True, the government could just give every qualifying American (say, beyond a certain age and below a certain income threshold) $10,000 to use however they want. Some would argue such a plan would fuel even greater inflation, much like the CARES Act stimulus funds did. Of course, student loan borrowers haven't had to make payments for more than two years, so the resumption of payments next January — even at lower amounts — will help calm inflation.

Another argument pertaining to student loans versus other forms of debt involves bankruptcy. A common misconception is that student loans cannot be discharged in bankruptcy court like other forms of debt can, making them even more burdensome.

They can. Under an action known as an "adversary proceeding," borrowers can argue that repayment would impose an undue hardship on themselves and their families.

So is Biden's plan fair to people who didn't attend college? Only insofar as any targeted government program excludes certain people. If the government wiped away $10,000 of car loan debt per individual, wouldn't that be unfair to people without car loan debt?

Is Biden's Plan Fair to Taxpayers?

According to a study by the University of Pennsylvania's Wharton School, Biden's loan cancellation plan will cost taxpayers upwards of $519 billion. A National Taxpayers Union Foundation study estimates student loan relief will cost each taxpayer an average of $2,500.

That burden is progressive, meaning people with higher incomes pay a greater amount. Those earning between $200,000 and $500,000, for example, will pay about $9,948.

Is it fair to ask taxpayers — especially those not among the population benefitting from loan forgiveness — to pay for other people's student loans?

As with any government welfare program, corporate bailout, disaster relief, infrastructure project, war effort, or space expedition, we all collectively bear the financial burden.

"The answer to 'who is going to pay for this?' is always 'we are' — whether on the front end by addressing issues as a society or paying for the more expensive fallout from ignoring our problems," wrote LZ Granderson in the Los Angeles Times. "Time and time again, we are forced to face the reality that we are all in this together."

The rationale behind this approach is that a rising tide lifts all boats. If Biden's relief plan enables people to spend more money, reduce their reliance on government assistance, and perhaps start businesses that create jobs, then everyone benefits.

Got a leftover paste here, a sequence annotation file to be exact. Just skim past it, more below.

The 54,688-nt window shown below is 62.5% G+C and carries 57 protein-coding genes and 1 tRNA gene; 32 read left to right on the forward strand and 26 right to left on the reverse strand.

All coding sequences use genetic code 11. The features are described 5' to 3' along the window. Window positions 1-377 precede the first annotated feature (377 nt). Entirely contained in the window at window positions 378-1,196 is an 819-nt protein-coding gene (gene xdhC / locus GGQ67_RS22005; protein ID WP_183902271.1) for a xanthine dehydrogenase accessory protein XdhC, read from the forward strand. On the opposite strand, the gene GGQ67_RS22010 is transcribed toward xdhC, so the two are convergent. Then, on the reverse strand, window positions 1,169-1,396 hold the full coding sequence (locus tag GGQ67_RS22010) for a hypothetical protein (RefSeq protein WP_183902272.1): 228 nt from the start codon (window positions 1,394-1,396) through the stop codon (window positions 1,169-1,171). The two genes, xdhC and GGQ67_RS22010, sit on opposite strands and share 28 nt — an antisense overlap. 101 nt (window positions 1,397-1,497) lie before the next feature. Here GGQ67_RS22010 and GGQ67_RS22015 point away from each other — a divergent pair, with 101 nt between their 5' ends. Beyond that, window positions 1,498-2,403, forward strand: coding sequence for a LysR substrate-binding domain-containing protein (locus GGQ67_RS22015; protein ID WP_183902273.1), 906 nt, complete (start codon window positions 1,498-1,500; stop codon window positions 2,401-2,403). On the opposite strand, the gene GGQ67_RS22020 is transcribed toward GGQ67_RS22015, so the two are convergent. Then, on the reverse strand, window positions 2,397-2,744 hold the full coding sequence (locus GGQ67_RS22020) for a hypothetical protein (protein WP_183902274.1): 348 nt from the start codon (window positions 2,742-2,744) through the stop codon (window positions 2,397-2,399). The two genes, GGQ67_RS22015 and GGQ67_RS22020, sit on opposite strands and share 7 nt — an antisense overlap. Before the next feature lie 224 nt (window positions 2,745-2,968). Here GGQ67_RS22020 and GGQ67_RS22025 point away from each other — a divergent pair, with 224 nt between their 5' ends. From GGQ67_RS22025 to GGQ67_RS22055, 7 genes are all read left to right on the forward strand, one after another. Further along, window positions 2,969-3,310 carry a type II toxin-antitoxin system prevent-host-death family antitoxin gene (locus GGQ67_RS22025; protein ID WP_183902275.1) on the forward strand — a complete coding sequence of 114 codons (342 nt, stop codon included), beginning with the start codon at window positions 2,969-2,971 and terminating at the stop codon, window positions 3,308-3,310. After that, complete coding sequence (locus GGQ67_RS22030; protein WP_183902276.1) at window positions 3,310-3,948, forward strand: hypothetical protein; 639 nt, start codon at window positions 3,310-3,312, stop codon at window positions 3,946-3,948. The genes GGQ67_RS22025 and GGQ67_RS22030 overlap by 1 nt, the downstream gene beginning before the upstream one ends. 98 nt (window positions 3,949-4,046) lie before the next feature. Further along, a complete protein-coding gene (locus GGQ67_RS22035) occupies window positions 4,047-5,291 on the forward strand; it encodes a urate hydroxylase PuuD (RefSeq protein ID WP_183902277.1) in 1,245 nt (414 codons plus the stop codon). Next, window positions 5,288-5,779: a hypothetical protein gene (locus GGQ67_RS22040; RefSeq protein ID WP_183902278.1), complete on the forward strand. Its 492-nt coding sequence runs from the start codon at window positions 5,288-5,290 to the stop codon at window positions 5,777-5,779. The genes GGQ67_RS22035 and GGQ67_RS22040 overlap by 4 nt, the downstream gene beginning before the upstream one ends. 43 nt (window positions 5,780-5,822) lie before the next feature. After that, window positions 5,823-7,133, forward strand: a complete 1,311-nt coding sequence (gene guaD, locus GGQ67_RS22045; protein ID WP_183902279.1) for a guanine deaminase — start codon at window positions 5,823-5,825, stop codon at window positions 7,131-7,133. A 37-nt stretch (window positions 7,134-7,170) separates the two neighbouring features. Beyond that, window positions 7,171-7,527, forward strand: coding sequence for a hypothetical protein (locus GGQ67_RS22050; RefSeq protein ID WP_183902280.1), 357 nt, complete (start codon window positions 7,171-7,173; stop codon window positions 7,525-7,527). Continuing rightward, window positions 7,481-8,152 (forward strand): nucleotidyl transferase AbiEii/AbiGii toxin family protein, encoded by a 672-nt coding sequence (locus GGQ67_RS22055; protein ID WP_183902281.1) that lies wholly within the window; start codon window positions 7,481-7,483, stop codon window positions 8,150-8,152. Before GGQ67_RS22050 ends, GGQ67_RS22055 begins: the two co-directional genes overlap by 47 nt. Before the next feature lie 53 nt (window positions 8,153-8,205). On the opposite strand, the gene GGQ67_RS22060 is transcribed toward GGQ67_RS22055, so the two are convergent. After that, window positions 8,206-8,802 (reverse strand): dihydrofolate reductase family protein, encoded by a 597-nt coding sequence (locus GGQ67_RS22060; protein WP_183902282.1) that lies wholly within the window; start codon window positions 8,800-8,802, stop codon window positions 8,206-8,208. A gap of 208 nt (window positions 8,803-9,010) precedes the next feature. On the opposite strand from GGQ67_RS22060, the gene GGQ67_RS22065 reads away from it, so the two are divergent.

Higher education is both a public good and a private good. To the extent that a more educated populace benefits society as a whole, collectively paying for debt relief does seem fair, much like paying for public elementary and secondary schools seems fair even though some taxpayers don't have children.

Is a One-Time Relief Effort Fair?

The notion of timing pertains to those excluded from Biden's plan. Is this plan fair to people who are just starting college and won't benefit from debt relief? Is it fair to people who already paid off their loans?

"It is not fair to the generations of students that borrowed and repaid," David McClough, professor of economics at Ohio Northern University, told Newsweek. "It is not fair to the future generations that will pay the interest on the debt in perpetuity who derive no benefit. It is not fair to the students who will borrow even more with the expectation of forgiveness in the future."

The possibility of another round of loan forgiveness fuels speculation that colleges won't rein in tuition hikes.

"If the government creates an expectation that debts are likely to be forgiven, universities won't hesitate to raise tuition," wrote Allison Morrow on CNN Business. "Students may take on more debt, expecting some of it will eventually be wiped clean. Bottom line, canceling debt certainly doesn't push tuition costs down."

As with much in life, timing is everything. If you just finished paying your loans or are just starting college now, you won't benefit from Biden's plan. That's the luck of the draw.

Often the concept of "fairness" is subjective. Courts may decide what is fair according to the law, but in this case, Biden's loan forgiveness measure will be adjudicated in the court of public opinion (at least for now).

If you're among the millions who will realize debt relief, you might think the plan is fair, just, or equitable, or at least advantageous. If you believe in big government and its role in leveling playing fields and yanking people up by the bootstraps, then you would likely applaud Biden's decision.

At the same time, plenty of people rail against loan forgiveness for the various reasons explored here. Even Biden's fellow Democrats find fault. Some wanted $50,000 of debt canceled, or even all of it. Fairness is a matter of perspective and expectation.

But what truly isn't fair is a system that compels people to earn degrees for jobs that shouldn't require them, allows educational costs to spiral out of control, asks students to assume loans they'll struggle to repay, and forces them to put many of life's milestones and momentous decisions on hold, sometimes forever.

Maybe that's the injustice Biden's plan is designed to redress.